A hernia is a condition where an organ or tissue protrudes from its normal place in the body into another unintended space of the body. There are many kinds of hernias, which can present in diverse areas of the body.
The most well-known and common hernia types are the hiatal and inguinal. The former is a hernia of the diaphragm of the abdomen; the inguinal is a hernia in the groin area.
The hiatal hernia develops when the stomach slips through the hole in the diaphragm that normally accommodates the esophageal opening. A hiatal hernia where the stomach and part of the esophagus protrude down this opening is called a sliding hiatal hernia. The hiatal hernia is common cause of the condition known as gastro-esophageal acid reflux disease (GERD) where stomach acids are forced up into the esophagus by the pressure exerted on the slipped stomach by the diaphragm.
Hiatal hernia surgery involves tightening the opening in the diaphragm; tying the stomach around the bottom of the esophagus to prevent future slippage and eliminate stomach acids and food backing up into the esophagus. Hiatal hernia surgery can be done by means of an open belly incision or via laparoscopic techniques. In the latter smaller incisions are made and the repair of the problem is guided by a video camera inserted into the body.
The inguinal hernia occurs due to improper closure of the inguinal canal in men, where the testicle descends to the scrotum during fetal development. The canal should close on its own; when it does not an inguinal hernia can occur. Often the hernia presents after the patient has strained abdominal wall muscles, and appears as a palpable bulge in the groin.
The danger from this type of hernia is that the intestine may protrude through the inguinal canal defect, strangling the organ. This results in a medical emergency, loss of blood flow can mean intestinal– and if uncorrected –patient death.
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Inguinal hernia surgery is not always performed under emergent conditions, although the medical trend with asymptomatic inguinal hernias is “watchful waiting” over surgical intervention. Often wearing a truss is recommended; when the inguinal hernia patient begins to develop symptoms surgery is then advised. Of course, in cases where the bowel is caught in the opening, the surgery becomes an emergency procedure.
Both hiatal and inguinal hernia repair surgery is done under general anesthesia where the patient is unconscious and without pain. Open hiatal hernia surgery usually involves a hospital stay; the laparoscopic version of the surgery may be done on an outpatient basis.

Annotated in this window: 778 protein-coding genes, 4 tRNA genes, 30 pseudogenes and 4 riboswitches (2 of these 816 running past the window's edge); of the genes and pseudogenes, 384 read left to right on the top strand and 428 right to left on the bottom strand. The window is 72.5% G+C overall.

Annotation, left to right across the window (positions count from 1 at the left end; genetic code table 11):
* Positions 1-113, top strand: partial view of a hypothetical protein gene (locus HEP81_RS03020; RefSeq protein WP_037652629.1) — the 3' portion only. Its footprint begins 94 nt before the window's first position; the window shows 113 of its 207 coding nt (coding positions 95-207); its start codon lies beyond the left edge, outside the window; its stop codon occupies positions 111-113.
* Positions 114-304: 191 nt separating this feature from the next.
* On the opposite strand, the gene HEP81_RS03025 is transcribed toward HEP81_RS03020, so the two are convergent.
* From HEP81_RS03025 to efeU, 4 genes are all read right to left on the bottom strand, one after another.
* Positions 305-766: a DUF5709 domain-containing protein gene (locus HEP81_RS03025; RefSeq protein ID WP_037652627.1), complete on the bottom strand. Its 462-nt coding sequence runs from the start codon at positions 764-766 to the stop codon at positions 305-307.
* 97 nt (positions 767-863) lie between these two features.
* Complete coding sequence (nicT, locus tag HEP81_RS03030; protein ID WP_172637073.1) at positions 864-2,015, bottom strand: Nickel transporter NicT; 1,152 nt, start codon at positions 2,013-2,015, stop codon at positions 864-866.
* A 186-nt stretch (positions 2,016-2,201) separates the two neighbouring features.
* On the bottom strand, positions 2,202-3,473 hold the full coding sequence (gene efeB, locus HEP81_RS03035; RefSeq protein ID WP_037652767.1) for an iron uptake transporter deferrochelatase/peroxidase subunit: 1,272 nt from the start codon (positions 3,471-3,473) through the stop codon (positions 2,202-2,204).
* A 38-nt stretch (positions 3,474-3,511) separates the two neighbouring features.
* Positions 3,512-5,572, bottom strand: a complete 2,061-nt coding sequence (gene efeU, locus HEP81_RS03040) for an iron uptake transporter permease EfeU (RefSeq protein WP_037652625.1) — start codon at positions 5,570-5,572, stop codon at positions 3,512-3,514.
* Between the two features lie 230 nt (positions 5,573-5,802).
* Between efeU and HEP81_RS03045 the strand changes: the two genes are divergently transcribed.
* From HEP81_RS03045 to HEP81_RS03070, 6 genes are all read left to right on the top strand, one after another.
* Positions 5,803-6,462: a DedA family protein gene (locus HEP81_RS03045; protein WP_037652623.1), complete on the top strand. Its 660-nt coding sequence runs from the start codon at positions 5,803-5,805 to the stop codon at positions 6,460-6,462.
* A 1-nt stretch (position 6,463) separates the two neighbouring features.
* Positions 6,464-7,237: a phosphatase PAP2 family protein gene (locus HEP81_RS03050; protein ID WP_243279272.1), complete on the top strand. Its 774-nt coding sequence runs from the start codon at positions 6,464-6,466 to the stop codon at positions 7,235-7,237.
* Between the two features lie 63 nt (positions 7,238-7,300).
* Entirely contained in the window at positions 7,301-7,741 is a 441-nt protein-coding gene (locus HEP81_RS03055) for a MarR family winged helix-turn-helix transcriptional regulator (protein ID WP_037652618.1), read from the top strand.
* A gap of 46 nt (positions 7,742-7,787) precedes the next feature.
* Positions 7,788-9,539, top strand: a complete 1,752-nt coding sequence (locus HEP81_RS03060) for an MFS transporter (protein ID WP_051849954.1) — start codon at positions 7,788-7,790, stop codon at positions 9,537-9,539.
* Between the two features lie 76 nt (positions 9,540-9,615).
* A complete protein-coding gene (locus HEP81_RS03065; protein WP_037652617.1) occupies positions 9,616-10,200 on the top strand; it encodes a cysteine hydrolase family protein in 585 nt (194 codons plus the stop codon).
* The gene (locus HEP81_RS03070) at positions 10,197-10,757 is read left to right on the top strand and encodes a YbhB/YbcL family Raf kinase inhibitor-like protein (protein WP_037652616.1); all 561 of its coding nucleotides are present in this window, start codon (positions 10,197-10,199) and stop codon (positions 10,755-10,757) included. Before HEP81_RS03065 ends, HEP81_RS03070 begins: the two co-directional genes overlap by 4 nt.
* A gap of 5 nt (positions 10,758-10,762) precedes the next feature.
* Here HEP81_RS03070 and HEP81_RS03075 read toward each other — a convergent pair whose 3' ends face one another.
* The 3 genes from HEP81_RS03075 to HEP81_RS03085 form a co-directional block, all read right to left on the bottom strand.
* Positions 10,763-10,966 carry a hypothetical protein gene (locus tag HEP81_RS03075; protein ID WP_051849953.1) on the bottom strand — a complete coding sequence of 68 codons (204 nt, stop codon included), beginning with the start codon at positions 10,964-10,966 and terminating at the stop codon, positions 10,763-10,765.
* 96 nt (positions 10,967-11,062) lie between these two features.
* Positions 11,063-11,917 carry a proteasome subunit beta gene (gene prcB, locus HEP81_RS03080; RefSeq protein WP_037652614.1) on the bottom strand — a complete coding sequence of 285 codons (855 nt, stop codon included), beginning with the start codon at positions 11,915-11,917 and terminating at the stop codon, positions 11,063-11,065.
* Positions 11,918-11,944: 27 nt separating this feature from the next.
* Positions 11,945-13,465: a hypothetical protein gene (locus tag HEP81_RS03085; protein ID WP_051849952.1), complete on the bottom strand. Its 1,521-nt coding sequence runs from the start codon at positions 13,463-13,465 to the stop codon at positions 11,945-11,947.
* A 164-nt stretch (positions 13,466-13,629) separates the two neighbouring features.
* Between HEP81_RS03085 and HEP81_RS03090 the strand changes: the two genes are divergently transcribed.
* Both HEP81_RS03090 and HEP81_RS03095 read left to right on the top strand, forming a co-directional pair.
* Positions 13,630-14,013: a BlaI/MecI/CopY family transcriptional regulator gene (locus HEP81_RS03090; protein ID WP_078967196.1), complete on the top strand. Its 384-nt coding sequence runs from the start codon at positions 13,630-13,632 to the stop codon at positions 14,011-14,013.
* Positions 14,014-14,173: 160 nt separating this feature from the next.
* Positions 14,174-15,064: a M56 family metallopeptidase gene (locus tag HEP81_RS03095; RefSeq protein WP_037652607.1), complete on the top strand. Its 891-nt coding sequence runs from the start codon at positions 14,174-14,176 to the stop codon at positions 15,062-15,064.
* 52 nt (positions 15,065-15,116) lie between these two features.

Barring complications the open incision hiatal hernia surgery recovery time is 4-6 weeks and laparoscopic hernia surgery recovery time is 2-3 weeks before return to a normal routine.
Hernias can occur virtually anywhere in the body, including the discs of the back which separate and cushion the vertebrae of the spine.
Lumbar discs can degenerate over time due to normal aging, injury or repeated back strain. A herniated disc occurs when the fluid inside the disc begins to leak out of the outer aspect of the disc. This causes pressure on the roots of the nerves that radiate out from the spine. A condition called sciatica can then develop as a direct result of the compromise; the symptoms of which are leg pain, numbness, tingling and weakness anywhere in the leg, down to the foot.
Herniated disc surgery (also known as bulging disc surgery or sciatic surgery) usually involves only the removal of a portion of the ruptured disc that is impinging on the nerve root to relieve the pressure on the compromised sciatic nerve.
Herniated disc surgery used to require a large incision and months of recovery time; thanks to new techniques in microsurgery this operation can now be done using small incisions which reduce healing time to 2 to 3 weeks post-surgery.
Hernia surgery cost is variable, depending on which area of the body is affected and how invasive the procedure to correct the problem is. Geography and surgeon experience also factor into final cost. A relatively minor inguinal hernia correction will be cheaper if done laparoscopically in most areas. Spinal surgery of any type, due to massive numbers of nerve roots and nerves radiating from the spinal structure is a more delicate surgical proposition and will have a higher cost than other types of hernia surgeries, whether done via open incision or laparoscope.